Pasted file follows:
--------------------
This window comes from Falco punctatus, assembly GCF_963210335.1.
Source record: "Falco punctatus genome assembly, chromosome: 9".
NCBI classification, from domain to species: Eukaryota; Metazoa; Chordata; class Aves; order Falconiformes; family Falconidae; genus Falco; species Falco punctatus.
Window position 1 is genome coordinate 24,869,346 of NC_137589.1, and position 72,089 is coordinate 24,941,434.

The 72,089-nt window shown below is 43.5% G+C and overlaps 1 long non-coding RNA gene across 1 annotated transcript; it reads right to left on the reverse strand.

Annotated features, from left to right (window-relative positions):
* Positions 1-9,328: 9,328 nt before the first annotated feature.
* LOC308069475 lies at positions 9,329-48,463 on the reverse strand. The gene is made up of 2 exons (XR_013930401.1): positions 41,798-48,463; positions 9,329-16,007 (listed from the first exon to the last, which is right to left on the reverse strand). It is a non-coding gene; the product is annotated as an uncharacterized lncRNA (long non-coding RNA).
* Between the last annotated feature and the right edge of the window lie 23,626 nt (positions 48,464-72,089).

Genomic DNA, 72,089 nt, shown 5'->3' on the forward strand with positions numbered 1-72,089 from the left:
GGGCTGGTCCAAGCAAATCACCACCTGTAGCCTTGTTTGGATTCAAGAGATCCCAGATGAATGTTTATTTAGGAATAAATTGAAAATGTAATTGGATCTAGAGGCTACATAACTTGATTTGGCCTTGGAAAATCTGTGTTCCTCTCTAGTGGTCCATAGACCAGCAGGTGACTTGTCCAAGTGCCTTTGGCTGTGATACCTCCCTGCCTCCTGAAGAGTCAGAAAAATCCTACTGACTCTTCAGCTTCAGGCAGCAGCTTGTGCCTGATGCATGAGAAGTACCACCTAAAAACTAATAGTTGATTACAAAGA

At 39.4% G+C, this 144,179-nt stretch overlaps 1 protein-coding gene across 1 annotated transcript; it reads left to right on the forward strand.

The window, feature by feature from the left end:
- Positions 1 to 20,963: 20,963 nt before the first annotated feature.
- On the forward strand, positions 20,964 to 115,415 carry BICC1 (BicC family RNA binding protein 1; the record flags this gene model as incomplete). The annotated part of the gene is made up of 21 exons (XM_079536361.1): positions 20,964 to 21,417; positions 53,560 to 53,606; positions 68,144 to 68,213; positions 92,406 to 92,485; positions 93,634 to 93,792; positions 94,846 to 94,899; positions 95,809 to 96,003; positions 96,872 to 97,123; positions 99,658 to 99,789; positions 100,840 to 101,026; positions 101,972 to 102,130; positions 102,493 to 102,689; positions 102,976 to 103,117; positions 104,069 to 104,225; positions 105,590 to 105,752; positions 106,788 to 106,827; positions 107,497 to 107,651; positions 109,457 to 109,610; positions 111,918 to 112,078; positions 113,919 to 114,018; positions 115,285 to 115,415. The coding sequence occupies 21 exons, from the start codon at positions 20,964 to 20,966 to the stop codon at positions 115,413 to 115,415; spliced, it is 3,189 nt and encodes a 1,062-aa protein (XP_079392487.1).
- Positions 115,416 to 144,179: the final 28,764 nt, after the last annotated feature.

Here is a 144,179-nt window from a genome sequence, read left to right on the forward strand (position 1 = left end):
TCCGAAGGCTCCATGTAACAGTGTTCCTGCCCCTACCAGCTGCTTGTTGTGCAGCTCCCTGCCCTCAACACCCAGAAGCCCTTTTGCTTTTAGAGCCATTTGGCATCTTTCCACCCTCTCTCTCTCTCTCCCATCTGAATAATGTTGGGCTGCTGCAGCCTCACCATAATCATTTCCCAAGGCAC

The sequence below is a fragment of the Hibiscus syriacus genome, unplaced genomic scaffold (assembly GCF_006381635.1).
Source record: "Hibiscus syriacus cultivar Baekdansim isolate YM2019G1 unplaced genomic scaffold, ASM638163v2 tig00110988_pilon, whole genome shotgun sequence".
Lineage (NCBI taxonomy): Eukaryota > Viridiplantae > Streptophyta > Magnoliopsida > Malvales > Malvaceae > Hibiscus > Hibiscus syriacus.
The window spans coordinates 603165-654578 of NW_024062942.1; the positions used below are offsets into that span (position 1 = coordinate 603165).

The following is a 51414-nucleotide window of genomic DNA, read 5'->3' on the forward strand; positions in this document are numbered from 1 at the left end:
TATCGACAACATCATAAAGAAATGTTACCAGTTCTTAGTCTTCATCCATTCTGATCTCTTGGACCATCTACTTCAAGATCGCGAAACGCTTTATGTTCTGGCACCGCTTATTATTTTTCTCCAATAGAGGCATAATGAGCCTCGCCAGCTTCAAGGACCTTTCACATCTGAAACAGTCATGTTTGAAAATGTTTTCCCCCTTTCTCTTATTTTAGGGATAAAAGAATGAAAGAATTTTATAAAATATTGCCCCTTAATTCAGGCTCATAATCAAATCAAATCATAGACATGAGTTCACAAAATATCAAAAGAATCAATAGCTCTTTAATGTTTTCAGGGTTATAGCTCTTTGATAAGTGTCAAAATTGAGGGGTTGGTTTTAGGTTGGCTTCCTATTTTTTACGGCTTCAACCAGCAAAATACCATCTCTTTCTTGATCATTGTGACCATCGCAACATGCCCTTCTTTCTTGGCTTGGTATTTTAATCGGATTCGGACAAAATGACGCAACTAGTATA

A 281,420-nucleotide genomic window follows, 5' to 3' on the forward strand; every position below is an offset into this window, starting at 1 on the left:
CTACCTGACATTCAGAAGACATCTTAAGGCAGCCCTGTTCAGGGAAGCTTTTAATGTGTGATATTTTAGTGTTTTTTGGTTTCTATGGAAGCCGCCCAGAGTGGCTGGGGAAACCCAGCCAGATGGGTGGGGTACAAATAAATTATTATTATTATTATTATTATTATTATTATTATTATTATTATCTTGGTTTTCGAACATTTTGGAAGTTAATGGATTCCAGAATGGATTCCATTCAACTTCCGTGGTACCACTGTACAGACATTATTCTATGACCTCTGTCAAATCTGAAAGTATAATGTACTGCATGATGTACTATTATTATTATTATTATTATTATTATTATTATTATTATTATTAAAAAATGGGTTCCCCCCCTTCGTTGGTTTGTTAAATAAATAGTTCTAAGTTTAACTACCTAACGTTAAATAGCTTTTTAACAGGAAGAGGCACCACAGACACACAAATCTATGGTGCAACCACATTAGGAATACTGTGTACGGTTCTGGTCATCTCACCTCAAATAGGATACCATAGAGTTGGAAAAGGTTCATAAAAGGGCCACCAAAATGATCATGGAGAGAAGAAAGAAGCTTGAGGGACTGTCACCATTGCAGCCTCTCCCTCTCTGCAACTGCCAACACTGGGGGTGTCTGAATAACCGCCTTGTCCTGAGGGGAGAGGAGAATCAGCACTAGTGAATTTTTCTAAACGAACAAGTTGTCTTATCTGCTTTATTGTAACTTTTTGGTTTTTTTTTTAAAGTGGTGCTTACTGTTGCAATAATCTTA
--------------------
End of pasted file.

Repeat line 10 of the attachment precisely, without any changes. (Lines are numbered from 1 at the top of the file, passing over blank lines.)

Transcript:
Genomic DNA, 72,089 nt, shown 5'->3' on the forward strand with positions numbered 1-72,089 from the left: